Permanent residency (永住 eijū) allows a foreign national to stay in Japan legally without having to renew a visa every few years. Becoming a permanent resident also lets the foreign national work in any field, not just the industry specified on his or her visa.
A foreign resident of Japan may apply to the Ministry of Justice to obtain permanent residence status. The Minister of Justice has the discretion to approve this application upon a finding that includes whether the foreigner’s behavior and conduct is good, and the foreigner has sufficient assets or skills to make an independent living. There is also a requirement that the foreign national have lived in Japan for at least 10 years, although this requirement is lowered for spouses of Japanese citizens or foreign nationals with special skill sets.
In 2012, the Japanese government introduced a new program where a foreigner recognized as a “highly skilled foreign professional” by the Ministry of Justice can obtain permanent residency after only 5 years. The application process for “highly skilled foreign professional” is similar to a normal visa application, however, foreign professionals already living and working in Japan can also apply to change their status and receive qualification as a “highly skilled foreign professional” to obtain the preferential immigration treatment.
The naturalization (帰化 kika) process in Japan is quite complicated and normally requires six factors to be met before a foreign national can even begin the steps to apply. First, the foreign national must have continuously lived in Japan for five years or more. Second, he or she must be over 20 years old and possess the capacity to act independently under the laws of his or her country. Third, the foreign national must have good moral character. Fourth, the foreign national must be able to support his or her lifestyle in Japan, either through employment or support from a relative. Fifth, the foreign national must give up his or her original nationality upon receiving Japanese nationality. Finally, the foreign national must never have plotted to overthrow the Japanese government.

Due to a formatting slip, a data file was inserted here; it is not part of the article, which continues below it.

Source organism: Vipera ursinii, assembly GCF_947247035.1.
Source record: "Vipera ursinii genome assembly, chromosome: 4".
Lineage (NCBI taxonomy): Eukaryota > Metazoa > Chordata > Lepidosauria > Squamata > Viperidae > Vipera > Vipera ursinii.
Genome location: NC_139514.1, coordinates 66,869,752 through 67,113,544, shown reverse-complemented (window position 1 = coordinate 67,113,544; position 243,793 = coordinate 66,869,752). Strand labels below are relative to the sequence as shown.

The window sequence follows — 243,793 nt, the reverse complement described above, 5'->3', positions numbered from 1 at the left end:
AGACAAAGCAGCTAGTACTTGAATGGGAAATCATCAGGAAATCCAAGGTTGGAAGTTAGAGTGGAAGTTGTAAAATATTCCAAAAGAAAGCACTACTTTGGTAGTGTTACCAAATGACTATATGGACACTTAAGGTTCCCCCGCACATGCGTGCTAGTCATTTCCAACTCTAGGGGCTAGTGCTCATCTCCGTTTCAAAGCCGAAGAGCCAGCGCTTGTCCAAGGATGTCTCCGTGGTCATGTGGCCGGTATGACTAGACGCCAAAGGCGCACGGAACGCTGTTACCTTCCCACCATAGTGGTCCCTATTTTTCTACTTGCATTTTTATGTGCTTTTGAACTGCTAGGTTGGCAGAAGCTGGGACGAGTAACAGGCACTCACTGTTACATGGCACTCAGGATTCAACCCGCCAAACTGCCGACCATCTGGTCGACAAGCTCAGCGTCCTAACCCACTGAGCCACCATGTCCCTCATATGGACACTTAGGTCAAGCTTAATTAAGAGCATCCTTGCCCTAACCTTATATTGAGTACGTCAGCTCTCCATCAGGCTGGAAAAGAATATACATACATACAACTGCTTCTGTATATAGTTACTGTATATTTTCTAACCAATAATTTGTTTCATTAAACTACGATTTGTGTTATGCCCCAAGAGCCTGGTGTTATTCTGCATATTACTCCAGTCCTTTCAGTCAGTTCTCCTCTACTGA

If the foreign national meets the six requirements, they will be asked to submit various forms of paperwork from Japan and their country of origin, along with translations of the foreign documents and application forms that must be filled out entirely in Japanese. Once their application has been accepted, they will be assigned a case worker and subject to an interview. They may also be asked to take a simple Japanese test. The test is designed to determine whether the foreign national has the simple language skills to survive in Japan and only requires the reading and writing ability of a second or third grade elementary student in Japan. Although each case is unique, it typically takes at least six months after the interview before the applicant is told if they were accepted for naturalization or not.
We Will Work With Immigration to Solve Your Problems
Problems with immigration status in Japan can start small but if not addressed in a quick and efficient manner, they may soon compound into larger problems with dire consequences. Let our experienced team help work with you and the Japanese immigration authorities to ensure that any problems with your Japanese visa status do not result in a larger immigration issue.
One of the most common immigration problems occurs when a visa holder stays in Japan past the end of his or her visa date, commonly referred to as “overstaying” (不法滞在 fuhō taizai). This can happen when the visa holder wants to stay in Japan but cannot acquire a new visa or simply forgets to renew his or her visa.
When handled improperly, overstaying a visa can result in detention and/or deportation from Japan and the longer the overstaying status continues, the worse the situation becomes. Therefore, it is important to seek legal advice as soon as possible upon overstaying a visa and consult with a lawyer about potential ways to reacquire legal status to stay in Japan.
In certain cases the immigration department may grant special permission to stay in Japan (在留特別許可 zairyū tokubetsu kyoka) to foreign nationals that have violated the terms of their visa, are facing deportation or would not otherwise have legal status to remain in the country. Each case is considered individually and there is no set formula to determine whether a foreign national will be granted special permission to stay, however, having a strong connection to Japan, such as a Japanese child or spouse, will be viewed positively.
If you have a visa or naturalization application you would like our help on or would like a consultation on your visa status, please don’t hesitate to contact our office.